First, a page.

Archive for August, 2012

[ Fuzzy Memory ] C64 BBS Simulator Game

Tuesday, August 28th, 2012

Fuzzy MemoryEvery once and a while, I receive emails from people looking for a certain game, electronic toy, or computer from their distant past. I then pass it on to intrepid VC&G readers to crack the case.

The Clues

Richard writes:

My father’s birthday is fast approaching, and I want to find him one of his classic games from the Commodore 64. Unfortunately, the name has been lost in time and his fuzzy memory, though the details of it remain. He often remarks about the amazing depth given to characters in the game.

The plot was a mystery of some sort, set in various Bulletin Board Systems. Some clues would be several messages back in the board, and various NPCs would post messages to the board at key points in the story. When connecting to a board, it would slide in from right to left, and then wobble slightly as it stabilized. Apparently the game itself was very well built, apparently having rather good word recognition, allowing for normal-ish conversations.

Beyond that, I know very little about the game. Hopefully the you can help me out, I’d really like to see this game for myself, and I’m sure it would bring him a great deal of joy. Hopefully what I have will be enough.

Thanks for any help,

The Search Begins

It’s up to you to find the object of Richard’s fuzzy memory. Post any thoughts or suggestions in the comments section below. Richard will be monitoring the comments, so if you need to clarify something with him, ask away. Good luck!

Have a memory of a computer, video game, computer software, or electronic toy you need help identifying? Send me an email describing your memories in detail. Hopefully, the collective genius of the VC&G readership can help solve your mystery.

The Chessmaster Died in 1997

Monday, August 27th, 2012

The ChessmasterThe Chessmaster (1916-1997)

This iconic wizened head loomed large over my childhood. It is the image of the Chessmaster, a fictional chess opponent who stars in a software series of the same name.

That series began way back in 1986 with The Chessmaster 2000, a comprehensive chess simulator that first appeared on 8-bit computer platforms like the Apple II, Atari 800, and Commodore 64. Published by The Software Toolworks, it spawned a series of at least 16 titles that quickly became the best-selling chess software franchise of all time.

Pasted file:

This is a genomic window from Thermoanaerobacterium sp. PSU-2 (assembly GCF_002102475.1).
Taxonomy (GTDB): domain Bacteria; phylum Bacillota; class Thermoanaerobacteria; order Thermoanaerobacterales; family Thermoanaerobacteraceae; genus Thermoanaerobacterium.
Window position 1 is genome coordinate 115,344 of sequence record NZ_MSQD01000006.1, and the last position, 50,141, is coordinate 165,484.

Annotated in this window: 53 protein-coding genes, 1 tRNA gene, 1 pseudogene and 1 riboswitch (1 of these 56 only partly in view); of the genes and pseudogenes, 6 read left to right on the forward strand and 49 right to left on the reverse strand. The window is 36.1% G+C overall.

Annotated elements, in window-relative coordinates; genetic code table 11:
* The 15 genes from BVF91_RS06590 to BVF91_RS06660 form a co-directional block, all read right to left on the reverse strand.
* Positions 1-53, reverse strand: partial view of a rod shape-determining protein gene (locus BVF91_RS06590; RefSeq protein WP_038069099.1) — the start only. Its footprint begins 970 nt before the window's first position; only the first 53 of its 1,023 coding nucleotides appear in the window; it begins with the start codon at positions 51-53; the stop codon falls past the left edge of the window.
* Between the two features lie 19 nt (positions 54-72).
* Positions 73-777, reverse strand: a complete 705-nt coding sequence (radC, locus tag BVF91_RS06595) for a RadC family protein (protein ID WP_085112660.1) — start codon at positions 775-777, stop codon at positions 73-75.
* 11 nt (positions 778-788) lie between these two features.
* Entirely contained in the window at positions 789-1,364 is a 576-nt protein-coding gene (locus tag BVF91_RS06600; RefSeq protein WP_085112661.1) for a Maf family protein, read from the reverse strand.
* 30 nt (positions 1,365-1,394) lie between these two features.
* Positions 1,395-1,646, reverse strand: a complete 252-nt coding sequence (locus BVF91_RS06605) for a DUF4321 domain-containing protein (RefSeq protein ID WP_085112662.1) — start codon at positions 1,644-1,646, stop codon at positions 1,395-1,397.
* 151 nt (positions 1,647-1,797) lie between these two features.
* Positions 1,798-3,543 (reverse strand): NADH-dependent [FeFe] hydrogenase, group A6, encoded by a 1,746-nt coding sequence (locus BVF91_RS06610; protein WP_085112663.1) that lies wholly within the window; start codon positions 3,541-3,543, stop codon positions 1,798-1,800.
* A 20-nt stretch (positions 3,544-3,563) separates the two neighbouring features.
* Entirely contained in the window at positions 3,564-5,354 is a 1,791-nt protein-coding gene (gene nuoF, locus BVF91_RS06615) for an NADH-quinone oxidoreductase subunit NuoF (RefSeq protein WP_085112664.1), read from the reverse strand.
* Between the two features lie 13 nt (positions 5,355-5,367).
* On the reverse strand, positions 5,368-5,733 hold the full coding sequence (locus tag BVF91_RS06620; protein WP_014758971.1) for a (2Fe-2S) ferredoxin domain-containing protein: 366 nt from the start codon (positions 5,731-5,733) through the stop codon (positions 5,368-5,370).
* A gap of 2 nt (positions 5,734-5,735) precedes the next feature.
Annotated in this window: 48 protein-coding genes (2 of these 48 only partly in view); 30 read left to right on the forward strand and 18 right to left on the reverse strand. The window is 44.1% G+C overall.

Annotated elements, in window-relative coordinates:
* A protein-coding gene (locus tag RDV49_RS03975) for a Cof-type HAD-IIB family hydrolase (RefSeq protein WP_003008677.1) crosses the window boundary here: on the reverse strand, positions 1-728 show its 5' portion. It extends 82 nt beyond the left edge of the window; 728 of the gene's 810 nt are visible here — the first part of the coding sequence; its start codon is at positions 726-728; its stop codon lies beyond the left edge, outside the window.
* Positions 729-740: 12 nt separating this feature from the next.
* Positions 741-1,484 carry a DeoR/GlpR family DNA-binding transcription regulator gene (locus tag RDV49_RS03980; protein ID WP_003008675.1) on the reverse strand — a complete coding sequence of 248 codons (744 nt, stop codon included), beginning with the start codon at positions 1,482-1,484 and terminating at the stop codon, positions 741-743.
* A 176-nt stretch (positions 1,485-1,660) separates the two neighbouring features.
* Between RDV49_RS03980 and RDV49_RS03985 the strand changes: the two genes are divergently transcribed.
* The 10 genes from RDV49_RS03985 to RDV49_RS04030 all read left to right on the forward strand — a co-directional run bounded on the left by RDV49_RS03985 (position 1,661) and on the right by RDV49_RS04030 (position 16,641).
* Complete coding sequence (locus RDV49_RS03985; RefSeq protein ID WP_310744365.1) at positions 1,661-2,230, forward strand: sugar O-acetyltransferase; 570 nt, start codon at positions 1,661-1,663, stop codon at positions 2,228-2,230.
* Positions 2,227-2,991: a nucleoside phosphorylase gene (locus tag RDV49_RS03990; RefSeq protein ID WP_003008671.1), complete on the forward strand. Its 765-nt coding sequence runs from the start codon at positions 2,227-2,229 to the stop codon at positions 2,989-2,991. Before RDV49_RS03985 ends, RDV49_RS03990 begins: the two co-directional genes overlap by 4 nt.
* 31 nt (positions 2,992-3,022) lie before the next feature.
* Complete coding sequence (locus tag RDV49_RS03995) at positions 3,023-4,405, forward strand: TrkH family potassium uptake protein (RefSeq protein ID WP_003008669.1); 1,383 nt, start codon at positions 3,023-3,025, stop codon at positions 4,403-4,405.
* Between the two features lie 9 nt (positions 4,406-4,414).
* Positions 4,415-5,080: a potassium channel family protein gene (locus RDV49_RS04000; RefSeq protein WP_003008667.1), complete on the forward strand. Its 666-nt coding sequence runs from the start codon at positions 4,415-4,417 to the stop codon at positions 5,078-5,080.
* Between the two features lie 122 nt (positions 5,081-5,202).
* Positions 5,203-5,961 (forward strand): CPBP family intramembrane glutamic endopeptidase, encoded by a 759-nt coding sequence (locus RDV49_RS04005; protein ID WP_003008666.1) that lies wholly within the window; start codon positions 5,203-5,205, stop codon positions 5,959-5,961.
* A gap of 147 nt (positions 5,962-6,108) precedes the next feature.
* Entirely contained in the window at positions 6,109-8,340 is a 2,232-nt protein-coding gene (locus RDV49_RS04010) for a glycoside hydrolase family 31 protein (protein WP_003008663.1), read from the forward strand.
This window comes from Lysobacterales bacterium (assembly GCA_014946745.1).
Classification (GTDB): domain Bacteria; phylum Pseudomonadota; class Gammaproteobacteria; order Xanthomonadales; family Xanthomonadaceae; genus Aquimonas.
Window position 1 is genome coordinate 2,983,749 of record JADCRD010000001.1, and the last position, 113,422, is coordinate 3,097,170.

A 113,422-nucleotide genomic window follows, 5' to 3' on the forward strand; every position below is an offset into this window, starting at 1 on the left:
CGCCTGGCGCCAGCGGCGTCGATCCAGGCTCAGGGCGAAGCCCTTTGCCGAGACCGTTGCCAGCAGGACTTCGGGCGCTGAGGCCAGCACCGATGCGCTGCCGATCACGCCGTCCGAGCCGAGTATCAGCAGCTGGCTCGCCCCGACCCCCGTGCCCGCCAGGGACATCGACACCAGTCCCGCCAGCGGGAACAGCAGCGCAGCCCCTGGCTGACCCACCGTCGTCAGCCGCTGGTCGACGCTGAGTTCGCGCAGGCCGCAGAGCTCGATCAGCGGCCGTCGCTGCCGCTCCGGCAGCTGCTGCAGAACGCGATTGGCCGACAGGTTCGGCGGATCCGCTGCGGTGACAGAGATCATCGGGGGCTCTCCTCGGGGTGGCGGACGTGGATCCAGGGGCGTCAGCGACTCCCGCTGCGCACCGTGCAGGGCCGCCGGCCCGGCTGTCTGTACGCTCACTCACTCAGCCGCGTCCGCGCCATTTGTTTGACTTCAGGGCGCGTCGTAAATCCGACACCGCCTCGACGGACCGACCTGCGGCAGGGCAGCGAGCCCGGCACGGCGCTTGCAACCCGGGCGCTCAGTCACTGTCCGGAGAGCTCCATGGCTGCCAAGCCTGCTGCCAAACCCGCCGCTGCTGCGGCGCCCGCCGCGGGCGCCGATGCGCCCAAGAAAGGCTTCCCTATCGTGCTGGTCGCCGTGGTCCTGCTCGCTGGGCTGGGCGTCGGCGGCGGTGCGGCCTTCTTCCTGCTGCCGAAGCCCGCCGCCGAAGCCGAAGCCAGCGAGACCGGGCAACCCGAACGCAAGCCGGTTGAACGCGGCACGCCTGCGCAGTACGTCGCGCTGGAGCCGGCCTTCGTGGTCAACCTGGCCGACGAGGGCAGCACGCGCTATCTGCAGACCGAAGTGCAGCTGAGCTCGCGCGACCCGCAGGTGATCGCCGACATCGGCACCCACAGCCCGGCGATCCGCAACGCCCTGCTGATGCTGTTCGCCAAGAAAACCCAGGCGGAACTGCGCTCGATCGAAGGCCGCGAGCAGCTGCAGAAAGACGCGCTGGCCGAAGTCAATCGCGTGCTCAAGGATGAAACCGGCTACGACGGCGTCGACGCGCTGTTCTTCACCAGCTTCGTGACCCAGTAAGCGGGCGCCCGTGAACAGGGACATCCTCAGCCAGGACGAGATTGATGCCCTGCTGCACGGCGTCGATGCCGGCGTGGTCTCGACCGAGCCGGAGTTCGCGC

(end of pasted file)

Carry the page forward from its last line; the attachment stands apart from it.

Chessmaster 2000 Box ArtMy older brother always loved chess games, so I saw that aged face — a perennial feature of Chessmaster box art — many times throughout the 1980s and 1990s. I always wondered: who was the Chessmaster, really? Who was the real man behind that wise old face? Was he really that old or was he just wearing a wig?

Fast forward to 2006. Thinking I’d write about it on this blog, I emailed Ubisoft (the current publisher of The Chessmaster series) and asked them if they knew who portrayed the Chessmaster. Of course, they had no idea — institutional memory is sorely lacking in most tech companies, and it’s even worse in the software industry. Today I know better than to even bother asking.

Instead of tracking down everyone who worked on Chessmaster 2000 and interrogating them (although I considered it), I figured I’d bide my time and put the somewhat trivial issue on the back burner. The Internet has a way of consuming information and making it available to everyone online, so I thought the answer would pop up one day.

It did.

[ Continue reading The Chessmaster Died in 1997 » ]

[ Retro Scan of the Week ] TRS-80 Color Computer 2

Monday, August 27th, 2012

TRS-80 Color Computer Operation Manual Cover - 1983Every instance of those 16 TRS-80 logos is trademarked, so hands off!

See also: Hot CoCo (2) for Christmas (2007)

[ From TRS-80 Color Computer 2 Operation Manual, 1983, cover]

Discussion Topic of the Week: Have you owned a TRS-80 Color Computer (any model)? Tell us about it.

[ Snapshots ] Fixing an Apple IIc

Friday, August 24th, 2012

Behind the Scenes of SNES Plastic Discoloration ArticleExpert Apple IIc repair by Ulaf Silchov (November 2007)

[ Retro Scan of the Week ] This Scrape’s For You

Monday, August 20th, 2012

Sega Saturn World Series Baseball 98 1998 Advertisement - 1997World Series Baseball 98 for the Sega Saturn